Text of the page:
Nothing is more ephemeral than fashion. Right? Wrong. With patience and a good eye, fashion can be an investment. A black crocodile Birkin bag, for example, sold for $64,800 at auction in 2005. The key is knowing which designs in your wardrobe will appreciate over time and which are destined to fetch $5 at Andy’s Chee-Pees.
One very well-dressed woman agreed to see what her fashion collection would bring on the cold, hard auction block. Sandra Hamburg, an artist, photographer, and one-half of the ironic rap band Mother Inc., is a true mixer who loves no-name thigh-high boots as much as the black Gaultier fur-trimmed jacket that set her back $700 in 1991. She’s also fortunate enough to have had a stylish, label-loving mother who passed down vintage sixties Yves Saint Laurent and Pucci in good condition. So the five floor-to-ceiling closets in Hamburg’s floor-through apartment-cum-closet in Greenpoint are bulging with unique pieces.
Clair Watson, director of couture at Doyle New York auction house, assessed Hamburg’s collection recently. While Hamburg bounced her 3-month-old daughter, Nico, on her hip, Watson—who sees some 100 closets a year—dug in with a combination of clinical appraisal and personal enthusiasm. “Sandra’s clothes are about ideas,” said Watson. “She doesn’t have to wear the latest fashion or spend a lot, and yet she presents a strong identity as a creative person.”
After two and a half hours of sifting though dresses, jumpsuits, coats, sweaters, shoes, bags, and belts, a few lessons emerged. First, anything bought new immediately drops in value, usually by two thirds. Second, labels matter—but what matters more is getting an instantly recognizable piece from the height of a designer’s creative powers, like a fifties sculptural evening gown by Balenciaga. Third, designers age like wine. Early-career pieces by Christian Lacroix, John Galliano, and Jean Paul Gaultier are especially valuable at the moment, whereas Tom Ford is still too recent and too easy to find. Fourth, current trends have an impact: Thanks to the return to prominence of sixties styles, Hamburg’s taste is exactly what collectors want right now. Fifth, it’s better to spend time rummaging through sales and thrift shops—Hamburg’s favorites include Beacon’s Closet and, in Miami, Sasparilla—than to pay the jacked-up prices of retail. And last, take care of your clothes: Stains, alteration, and perspiration drive values downward.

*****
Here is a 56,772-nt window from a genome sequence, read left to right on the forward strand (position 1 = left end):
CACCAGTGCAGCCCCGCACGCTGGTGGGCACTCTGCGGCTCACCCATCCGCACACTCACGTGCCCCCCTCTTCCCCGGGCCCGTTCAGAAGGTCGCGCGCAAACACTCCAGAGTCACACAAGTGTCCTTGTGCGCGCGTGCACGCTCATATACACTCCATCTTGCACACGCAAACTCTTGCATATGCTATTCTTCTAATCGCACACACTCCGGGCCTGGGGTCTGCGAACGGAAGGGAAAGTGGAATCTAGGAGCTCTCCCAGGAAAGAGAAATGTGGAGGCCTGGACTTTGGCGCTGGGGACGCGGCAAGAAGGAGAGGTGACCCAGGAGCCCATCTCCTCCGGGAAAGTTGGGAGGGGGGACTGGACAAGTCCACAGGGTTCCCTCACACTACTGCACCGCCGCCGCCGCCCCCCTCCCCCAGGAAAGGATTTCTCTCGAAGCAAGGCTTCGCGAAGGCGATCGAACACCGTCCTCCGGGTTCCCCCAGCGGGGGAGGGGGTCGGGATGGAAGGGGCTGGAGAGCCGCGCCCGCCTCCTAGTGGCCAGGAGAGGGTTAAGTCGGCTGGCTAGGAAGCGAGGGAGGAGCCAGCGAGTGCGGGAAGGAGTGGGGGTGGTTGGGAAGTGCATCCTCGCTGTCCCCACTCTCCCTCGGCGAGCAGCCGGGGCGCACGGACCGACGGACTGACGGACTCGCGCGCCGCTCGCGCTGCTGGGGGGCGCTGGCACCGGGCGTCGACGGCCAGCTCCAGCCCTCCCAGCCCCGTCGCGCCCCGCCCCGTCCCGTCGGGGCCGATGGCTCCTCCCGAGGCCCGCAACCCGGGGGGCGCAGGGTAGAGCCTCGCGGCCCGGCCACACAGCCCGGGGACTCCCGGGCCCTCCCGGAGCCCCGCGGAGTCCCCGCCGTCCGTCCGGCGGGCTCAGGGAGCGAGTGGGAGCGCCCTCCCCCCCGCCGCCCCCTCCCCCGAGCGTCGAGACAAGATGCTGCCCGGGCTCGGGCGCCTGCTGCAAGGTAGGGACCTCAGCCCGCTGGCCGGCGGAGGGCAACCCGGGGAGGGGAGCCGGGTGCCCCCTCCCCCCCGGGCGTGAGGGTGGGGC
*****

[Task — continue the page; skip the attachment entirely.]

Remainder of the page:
Hamburg turned out to be one of the rare women who could probably make money on her wardrobe. What follows over the page is a cross section of her collection, accompanied by comments from Watson. The original price paid is listed—often at thrift stores and sales, which is why so many of Hamburg’s buys seem like bargains—followed by Watson’s estimate of auction value.
PAULETTE BURAND ORGANDY DRESS
Clair Watson’s appraisal: “That graphic is great, but it isn’t well made and the label is obscure. This is a quick fashion piece.”
PRADA TAN LEATHER SKIRT
Paid: $400 on sale
Watson: “There’s a lot of respect for Miuccia. She’s like Gaultier—there are people looking out for older pieces. This is too new, and it’s ready- to-wear.”
CASADEI ROMAN SANDALS
Watson: “This is not a label that one looks for at auction. But it evokes Capri in the Dolce Vita days.”
APRÈS-SKI CARDIGAN DRESS
Watson: “It’s Gucci revisited, isn’t it? It’s an idea piece, but it’s not good quality and there’s no label.”
GUCCI WOOL TROUSER SUIT
Watson: “Tom Ford’s impact on fashion was all about sexuality, and this just isn’t a good example of that.”
SONIA RYKIEL LEATHER BAG
Paid: Gift Value: $200
Watson: “This bag had a lot of press when it came out, and it was the first of its type—the studded bag, revisited. It might fetch even more at auction.”
RAINCHEETAH WITH SILK STITCHING
Watson: “This kind of style with this kind of color always does well at auction. The shape is so Marc Jacobs. I love it!”
YVES SAINT LAURENT MOLESKIN HELMET
Year: Mid-to-late sixties
Watson: “Saint Laurent wasn’t known for this design, but it’s in rare condition for something of that period.”
CHARLES JOURDAN RAFFIA PLATFORM SHOES
Paid: Inherited from mother
Watson: “A wonderful mix of inspirations. Jourdan is a great name from that era. These pieces will gain in value.”
CHLOÉ SILK KNIT SHEATH
Year: Circa 2002
Watson: “I love this sleazy stuff. But nobody really cares yet that Stella McCartney was the designer.”
MAUD FRIZON SUEDE PUMPS
Paid: Inherited from mother
Watson: “Maud Frizon shoes are collectible, but these are not the extravagant style that we know and love.”